The sound of music

John has a post quoting some interesting stats about Apple’s iPod & other sales. More than 100M iPods sold, and going up fast!

Meanwhile, over on All About Symbian, Ewan Spence points out that 80M smartphones, capable of music and video, were sold in the last 12 months alone, half of them by Nokia. It may well be the case, I guess, that Nokia has sold more music-playing devices than Apple.

So the interesting question is why people don’t use their phones for that purpose? Because the sound quality isn’t so good? I doubt that’s always the case. Because they don’t come with stereo headphones? Because the Swiss Army knife approach to gadgets doesn’t really work? Because they’re not tied into iTunes and convenient syncing?

I’ve had several phones capable of playing MP3s but never even tried it. That is perhaps Apple’s greatest achievement.

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Having just returned from a friends where I’ve spent the best part of 6 hours trying to get her Nokia to sync with a bluetooth dongle in her PC I can fully understand why so few people go down that route! (Main problem was that Nokia desktop only works with a few older bluetooth stacks – eventually gave her my bluetooth dongle to get it working) also the conversion and download speed is so snail like.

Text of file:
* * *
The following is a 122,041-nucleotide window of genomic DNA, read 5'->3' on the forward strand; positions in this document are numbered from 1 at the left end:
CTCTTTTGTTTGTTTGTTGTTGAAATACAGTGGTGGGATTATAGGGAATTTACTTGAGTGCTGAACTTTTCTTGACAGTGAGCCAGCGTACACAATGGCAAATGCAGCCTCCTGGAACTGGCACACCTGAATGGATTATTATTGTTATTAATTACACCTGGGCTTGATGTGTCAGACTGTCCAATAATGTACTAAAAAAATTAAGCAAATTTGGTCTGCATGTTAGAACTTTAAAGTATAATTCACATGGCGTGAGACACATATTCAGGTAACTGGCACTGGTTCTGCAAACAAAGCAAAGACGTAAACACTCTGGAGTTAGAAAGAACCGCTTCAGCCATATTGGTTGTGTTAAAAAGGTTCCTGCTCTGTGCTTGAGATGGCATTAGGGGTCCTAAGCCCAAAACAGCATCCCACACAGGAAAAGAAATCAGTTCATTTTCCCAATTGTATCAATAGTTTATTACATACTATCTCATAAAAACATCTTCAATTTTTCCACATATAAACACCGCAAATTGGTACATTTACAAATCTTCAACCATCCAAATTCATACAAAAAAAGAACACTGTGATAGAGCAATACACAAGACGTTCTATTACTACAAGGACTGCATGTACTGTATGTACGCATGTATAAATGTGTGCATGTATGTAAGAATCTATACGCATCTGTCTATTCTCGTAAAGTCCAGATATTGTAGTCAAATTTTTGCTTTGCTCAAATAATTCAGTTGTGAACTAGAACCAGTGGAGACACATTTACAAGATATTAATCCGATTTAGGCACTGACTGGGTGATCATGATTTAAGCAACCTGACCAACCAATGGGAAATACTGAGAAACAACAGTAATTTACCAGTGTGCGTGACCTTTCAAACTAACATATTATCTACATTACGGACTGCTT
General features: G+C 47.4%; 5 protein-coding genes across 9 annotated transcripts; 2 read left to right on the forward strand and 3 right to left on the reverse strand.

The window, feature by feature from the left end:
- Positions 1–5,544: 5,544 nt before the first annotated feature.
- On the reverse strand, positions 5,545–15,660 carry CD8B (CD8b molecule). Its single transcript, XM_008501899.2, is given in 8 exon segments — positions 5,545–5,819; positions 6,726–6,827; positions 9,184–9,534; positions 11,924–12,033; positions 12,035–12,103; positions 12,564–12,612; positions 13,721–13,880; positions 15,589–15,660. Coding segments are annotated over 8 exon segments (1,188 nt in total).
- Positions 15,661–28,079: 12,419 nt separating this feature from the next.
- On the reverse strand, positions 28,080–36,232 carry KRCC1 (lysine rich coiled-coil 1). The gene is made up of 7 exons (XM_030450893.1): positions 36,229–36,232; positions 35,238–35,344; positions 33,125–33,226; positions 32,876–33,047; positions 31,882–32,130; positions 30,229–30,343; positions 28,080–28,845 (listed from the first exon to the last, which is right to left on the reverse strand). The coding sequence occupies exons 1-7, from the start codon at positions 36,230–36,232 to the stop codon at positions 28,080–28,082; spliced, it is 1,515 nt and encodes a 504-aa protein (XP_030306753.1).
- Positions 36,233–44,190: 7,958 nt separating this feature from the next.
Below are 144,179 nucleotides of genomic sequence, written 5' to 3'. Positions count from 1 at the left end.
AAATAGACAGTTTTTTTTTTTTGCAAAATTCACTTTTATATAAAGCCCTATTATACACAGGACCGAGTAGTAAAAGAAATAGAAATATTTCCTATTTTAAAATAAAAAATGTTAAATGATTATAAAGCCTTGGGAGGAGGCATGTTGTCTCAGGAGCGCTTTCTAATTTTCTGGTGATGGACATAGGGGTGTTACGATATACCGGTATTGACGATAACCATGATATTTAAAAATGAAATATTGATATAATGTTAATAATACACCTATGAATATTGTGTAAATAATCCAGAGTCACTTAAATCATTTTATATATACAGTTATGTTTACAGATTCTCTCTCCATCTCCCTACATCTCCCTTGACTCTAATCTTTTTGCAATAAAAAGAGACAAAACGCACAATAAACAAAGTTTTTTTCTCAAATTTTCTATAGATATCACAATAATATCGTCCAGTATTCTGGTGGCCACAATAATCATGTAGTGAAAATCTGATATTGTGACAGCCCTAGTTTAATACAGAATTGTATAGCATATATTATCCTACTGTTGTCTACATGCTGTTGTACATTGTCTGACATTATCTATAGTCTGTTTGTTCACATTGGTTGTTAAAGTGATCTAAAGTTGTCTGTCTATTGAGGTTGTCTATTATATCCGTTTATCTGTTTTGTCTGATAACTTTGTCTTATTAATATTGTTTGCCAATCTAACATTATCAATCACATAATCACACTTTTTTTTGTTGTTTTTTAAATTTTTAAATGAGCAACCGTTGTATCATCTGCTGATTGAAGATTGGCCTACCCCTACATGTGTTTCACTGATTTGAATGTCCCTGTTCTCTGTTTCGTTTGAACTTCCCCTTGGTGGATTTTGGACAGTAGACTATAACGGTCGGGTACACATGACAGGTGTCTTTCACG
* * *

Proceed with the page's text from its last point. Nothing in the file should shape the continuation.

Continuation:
Sony(Ericsson) are trying hard with their Walkman range of mobile phones. The lack of a standard 3.5mm jack for headphones on 99.9% of mobile phones is a pain. My Palm Zire31 is much better in this regard, and it also uses standard SD memory cards so I can treat them like tapes. The downside is the lack of dedicated media buttons (especially pause!). I believe the Treo range fixes that problem, and is also a phone but very few UK networks offer it discounted with a subscription.

Hopefully Apple’s phone will be the incentive to encourage everyone else to get their act together with converged devices. Of course having a large (touch) screen, plenty of storage, WiFi, GSM/3G, Bluetooth, sound and video playback, web browser (and other apps), and a long battery life make for a large and heavy product, in 2007!

I’m often surprised at the gym and on train journeys how many people I have noticed using devices-other-than-iPods for listening to music. I’ve seen several phones and PDAs of late, and I often wonder what inspires a person to use a media player that isn’t an iPod.

Two reasons: poor battery life of phones compared to iPod, reliability issues in both the software and hardware. Do I want to use the music / podcast player functionality when my phone breaks (N80 over a year was in service for 3 weeks) or runs out of juice?

The last sentence should have read: “Do I want to lose …” as opposed to “Do I want to use” – sorry

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